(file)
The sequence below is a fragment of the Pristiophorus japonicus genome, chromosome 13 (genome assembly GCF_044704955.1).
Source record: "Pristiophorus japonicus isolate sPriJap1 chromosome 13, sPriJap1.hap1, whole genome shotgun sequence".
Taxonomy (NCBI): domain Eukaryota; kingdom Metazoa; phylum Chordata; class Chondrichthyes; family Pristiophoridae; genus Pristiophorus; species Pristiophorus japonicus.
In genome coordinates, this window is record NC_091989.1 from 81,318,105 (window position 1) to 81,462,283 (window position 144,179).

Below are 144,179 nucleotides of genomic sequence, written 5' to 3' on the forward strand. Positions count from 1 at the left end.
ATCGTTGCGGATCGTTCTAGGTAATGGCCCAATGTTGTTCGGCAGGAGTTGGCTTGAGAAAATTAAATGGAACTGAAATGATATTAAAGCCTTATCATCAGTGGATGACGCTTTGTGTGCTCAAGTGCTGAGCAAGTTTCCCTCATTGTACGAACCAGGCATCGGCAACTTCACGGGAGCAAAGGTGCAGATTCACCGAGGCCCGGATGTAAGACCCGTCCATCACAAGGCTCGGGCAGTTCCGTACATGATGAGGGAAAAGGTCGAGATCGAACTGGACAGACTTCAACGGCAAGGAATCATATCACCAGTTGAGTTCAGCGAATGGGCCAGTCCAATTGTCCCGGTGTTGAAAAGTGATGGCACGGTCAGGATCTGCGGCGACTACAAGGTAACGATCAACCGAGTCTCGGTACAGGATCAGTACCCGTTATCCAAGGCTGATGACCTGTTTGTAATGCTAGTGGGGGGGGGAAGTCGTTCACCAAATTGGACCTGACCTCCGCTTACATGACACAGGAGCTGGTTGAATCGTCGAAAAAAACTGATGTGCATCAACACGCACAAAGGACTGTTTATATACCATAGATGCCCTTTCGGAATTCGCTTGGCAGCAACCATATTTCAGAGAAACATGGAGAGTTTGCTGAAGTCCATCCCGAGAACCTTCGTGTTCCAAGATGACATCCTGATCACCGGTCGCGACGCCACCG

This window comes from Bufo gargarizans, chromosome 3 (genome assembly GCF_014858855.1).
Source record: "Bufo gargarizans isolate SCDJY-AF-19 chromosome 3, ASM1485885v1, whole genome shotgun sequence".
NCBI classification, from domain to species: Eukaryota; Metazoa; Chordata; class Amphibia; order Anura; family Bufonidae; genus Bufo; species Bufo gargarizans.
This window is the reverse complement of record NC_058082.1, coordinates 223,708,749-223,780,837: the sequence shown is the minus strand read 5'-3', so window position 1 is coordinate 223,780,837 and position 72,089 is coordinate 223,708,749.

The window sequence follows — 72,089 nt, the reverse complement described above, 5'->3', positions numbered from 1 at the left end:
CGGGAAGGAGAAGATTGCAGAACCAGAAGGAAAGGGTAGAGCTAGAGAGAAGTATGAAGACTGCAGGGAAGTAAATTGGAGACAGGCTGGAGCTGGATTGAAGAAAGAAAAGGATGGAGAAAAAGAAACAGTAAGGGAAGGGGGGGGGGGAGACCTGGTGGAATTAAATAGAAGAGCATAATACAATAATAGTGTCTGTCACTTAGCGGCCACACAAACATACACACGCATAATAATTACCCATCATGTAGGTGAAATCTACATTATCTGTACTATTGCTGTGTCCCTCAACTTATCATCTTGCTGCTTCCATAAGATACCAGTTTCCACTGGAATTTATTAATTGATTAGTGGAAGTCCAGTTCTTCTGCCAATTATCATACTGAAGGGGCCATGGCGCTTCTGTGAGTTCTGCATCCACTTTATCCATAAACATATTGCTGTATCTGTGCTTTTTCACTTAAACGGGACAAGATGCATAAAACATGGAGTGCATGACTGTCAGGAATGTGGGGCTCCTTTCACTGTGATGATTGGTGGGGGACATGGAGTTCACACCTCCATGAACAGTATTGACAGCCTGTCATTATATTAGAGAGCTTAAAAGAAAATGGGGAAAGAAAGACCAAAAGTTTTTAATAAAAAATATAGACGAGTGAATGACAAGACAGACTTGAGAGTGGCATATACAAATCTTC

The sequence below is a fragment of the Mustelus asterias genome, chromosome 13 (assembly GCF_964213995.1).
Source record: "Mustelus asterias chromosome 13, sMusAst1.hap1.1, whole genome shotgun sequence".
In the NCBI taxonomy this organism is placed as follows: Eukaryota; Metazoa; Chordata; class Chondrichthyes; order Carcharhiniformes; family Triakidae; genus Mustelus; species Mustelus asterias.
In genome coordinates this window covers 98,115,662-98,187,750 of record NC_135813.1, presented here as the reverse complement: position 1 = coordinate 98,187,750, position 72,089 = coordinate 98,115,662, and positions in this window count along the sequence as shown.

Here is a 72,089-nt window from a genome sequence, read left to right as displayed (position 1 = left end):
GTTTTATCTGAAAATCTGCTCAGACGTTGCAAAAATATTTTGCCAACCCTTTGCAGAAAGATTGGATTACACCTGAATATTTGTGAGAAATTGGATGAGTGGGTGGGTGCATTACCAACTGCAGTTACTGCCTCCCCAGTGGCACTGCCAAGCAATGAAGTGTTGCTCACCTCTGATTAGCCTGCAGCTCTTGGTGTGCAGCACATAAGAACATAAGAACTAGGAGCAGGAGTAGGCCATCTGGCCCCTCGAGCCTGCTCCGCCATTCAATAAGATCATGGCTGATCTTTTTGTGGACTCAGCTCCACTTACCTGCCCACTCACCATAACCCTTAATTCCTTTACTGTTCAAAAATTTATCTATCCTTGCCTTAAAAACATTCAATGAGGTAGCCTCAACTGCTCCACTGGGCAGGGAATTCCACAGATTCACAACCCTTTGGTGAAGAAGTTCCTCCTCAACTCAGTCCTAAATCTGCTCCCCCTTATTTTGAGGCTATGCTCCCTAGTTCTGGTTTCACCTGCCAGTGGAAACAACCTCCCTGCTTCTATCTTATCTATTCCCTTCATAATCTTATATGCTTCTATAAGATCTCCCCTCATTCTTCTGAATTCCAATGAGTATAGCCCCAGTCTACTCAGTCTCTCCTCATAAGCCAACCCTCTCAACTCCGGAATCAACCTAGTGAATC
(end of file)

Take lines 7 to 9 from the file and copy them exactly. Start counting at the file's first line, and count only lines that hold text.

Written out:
This window comes from Bufo gargarizans, chromosome 3 (genome assembly GCF_014858855.1).
Source record: "Bufo gargarizans isolate SCDJY-AF-19 chromosome 3, ASM1485885v1, whole genome shotgun sequence".
NCBI classification, from domain to species: Eukaryota; Metazoa; Chordata; class Amphibia; order Anura; family Bufonidae; genus Bufo; species Bufo gargarizans.